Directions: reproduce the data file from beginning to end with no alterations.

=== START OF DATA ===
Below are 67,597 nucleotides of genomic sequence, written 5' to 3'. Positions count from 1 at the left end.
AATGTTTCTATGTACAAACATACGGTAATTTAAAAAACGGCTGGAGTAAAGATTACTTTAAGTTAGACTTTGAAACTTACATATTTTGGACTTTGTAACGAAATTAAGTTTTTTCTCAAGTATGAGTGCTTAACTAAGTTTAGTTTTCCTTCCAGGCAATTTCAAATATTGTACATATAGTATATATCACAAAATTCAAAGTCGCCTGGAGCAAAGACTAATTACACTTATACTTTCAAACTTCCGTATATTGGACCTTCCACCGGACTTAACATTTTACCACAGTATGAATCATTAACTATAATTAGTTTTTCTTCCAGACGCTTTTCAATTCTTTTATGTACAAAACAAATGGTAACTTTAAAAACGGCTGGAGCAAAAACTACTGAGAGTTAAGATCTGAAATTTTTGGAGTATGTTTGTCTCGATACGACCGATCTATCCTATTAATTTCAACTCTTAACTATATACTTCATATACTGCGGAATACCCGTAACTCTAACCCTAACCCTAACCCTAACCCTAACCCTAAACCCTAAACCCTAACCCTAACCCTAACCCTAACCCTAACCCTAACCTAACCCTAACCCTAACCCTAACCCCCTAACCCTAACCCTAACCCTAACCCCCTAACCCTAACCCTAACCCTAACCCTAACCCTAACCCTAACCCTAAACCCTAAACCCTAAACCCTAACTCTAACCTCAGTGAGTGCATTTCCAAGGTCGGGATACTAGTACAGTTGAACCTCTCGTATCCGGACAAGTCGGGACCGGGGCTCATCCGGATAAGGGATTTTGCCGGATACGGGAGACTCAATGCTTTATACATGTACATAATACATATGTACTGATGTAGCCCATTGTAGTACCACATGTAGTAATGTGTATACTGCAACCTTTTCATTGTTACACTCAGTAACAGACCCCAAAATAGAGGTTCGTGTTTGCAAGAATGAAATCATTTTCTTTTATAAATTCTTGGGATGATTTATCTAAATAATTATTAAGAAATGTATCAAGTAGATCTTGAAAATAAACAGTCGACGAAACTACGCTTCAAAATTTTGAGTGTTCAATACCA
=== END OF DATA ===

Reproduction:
Below are 67,597 nucleotides of genomic sequence, written 5' to 3'. Positions count from 1 at the left end.
AATGTTTCTATGTACAAACATACGGTAATTTAAAAAACGGCTGGAGTAAAGATTACTTTAAGTTAGACTTTGAAACTTACATATTTTGGACTTTGTAACGAAATTAAGTTTTTTCTCAAGTATGAGTGCTTAACTAAGTTTAGTTTTCCTTCCAGGCAATTTCAAATATTGTACATATAGTATATATCACAAAATTCAAAGTCGCCTGGAGCAAAGACTAATTACACTTATACTTTCAAACTTCCGTATATTGGACCTTCCACCGGACTTAACATTTTACCACAGTATGAATCATTAACTATAATTAGTTTTTCTTCCAGACGCTTTTCAATTCTTTTATGTACAAAACAAATGGTAACTTTAAAAACGGCTGGAGCAAAAACTACTGAGAGTTAAGATCTGAAATTTTTGGAGTATGTTTGTCTCGATACGACCGATCTATCCTATTAATTTCAACTCTTAACTATATACTTCATATACTGCGGAATACCCGTAACTCTAACCCTAACCCTAACCCTAACCCTAACCCTAAACCCTAAACCCTAACCCTAACCCTAACCCTAACCCTAACCCTAACCTAACCCTAACCCTAACCCTAACCCCCTAACCCTAACCCTAACCCTAACCCCCTAACCCTAACCCTAACCCTAACCCTAACCCTAACCCTAACCCTAAACCCTAAACCCTAAACCCTAACTCTAACCTCAGTGAGTGCATTTCCAAGGTCGGGATACTAGTACAGTTGAACCTCTCGTATCCGGACAAGTCGGGACCGGGGCTCATCCGGATAAGGGATTTTGCCGGATACGGGAGACTCAATGCTTTATACATGTACATAATACATATGTACTGATGTAGCCCATTGTAGTACCACATGTAGTAATGTGTATACTGCAACCTTTTCATTGTTACACTCAGTAACAGACCCCAAAATAGAGGTTCGTGTTTGCAAGAATGAAATCATTTTCTTTTATAAATTCTTGGGATGATTTATCTAAATAATTATTAAGAAATGTATCAAGTAGATCTTGAAAATAAACAGTCGACGAAACTACGCTTCAAAATTTTGAGTGTTCAATACCA